The Indian Express reports on six of them:

DAINIK BHASKAR

Audit report: Land given in 1985. A new building, where the paper is likely to shift soon, is under construction. “Construction is on above ground+3 floors, which is illegal. According to the display board of Bhaskar Group at the spot, DB City, Corporate Park, is being constructed, and contact numbers are also mentioned for taking shop/office on lease/rent… the government should cancel the deed and take possession of the land. But the authorised officer did not conduct a ground survey and the Bhaskar Group is being given undue benefit.” The report said the newspaper had taken unauthorised possession of an adjoining 9,212 sq ft belonging to the jail department.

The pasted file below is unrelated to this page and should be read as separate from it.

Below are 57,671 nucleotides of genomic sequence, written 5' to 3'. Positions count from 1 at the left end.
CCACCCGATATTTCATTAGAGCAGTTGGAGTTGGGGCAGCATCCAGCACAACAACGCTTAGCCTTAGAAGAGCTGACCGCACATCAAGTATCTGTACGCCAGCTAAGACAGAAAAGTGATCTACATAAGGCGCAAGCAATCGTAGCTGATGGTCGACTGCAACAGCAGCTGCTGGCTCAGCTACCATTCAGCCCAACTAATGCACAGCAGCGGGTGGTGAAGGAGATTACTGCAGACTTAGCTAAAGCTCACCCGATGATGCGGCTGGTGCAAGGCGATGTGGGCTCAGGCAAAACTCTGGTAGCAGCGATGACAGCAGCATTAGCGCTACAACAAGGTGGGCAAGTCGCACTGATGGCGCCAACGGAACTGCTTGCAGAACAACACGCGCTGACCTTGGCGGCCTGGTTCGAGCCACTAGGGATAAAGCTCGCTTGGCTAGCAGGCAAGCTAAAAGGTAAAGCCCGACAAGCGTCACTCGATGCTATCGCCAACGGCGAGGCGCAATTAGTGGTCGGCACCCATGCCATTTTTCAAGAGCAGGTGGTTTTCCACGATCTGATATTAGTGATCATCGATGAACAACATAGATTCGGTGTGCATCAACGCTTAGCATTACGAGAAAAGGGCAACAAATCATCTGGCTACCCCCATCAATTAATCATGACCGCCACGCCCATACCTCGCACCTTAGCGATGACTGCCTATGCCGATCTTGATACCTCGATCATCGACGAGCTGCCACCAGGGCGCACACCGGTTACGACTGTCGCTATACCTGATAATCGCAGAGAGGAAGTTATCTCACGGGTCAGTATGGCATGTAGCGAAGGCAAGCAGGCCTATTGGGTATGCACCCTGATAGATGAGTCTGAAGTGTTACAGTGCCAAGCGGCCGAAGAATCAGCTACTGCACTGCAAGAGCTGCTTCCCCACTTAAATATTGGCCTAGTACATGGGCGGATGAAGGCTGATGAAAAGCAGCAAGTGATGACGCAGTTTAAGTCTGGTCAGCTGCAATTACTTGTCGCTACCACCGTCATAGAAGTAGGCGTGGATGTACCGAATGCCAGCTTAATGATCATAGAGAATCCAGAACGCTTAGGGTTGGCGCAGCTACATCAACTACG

In September 2009, the Raipur administration sent a notice to the newspaper to deposit Rs 7.62 crore by March 2011. Reminder sent in April 2011; amount not deposited.

Present status: When The Indian Express called the number 8962112000 displayed on the “DB City, Corporate Park” billboard, a person who identified himself as Rajneesh Tiwari, marketing executive of Bhaskar Group, said only a few floors in the building would be for press purposes and the remaining would be corporate offices. “Agreements have been signed with several MNCs and they are soon opening their corporate offices. We are also planning a rooftop restaurant.”

Newspaper’s response: “No violation of the land deed.”

Read the full report: Chhattisgarh newspapers get notices

Also read: Power plans of DB Corp, Dainik Bhaskar & DNA

‘Media houses are sitting on land leased at one rupee’

Bangalore journos named in site allotment scam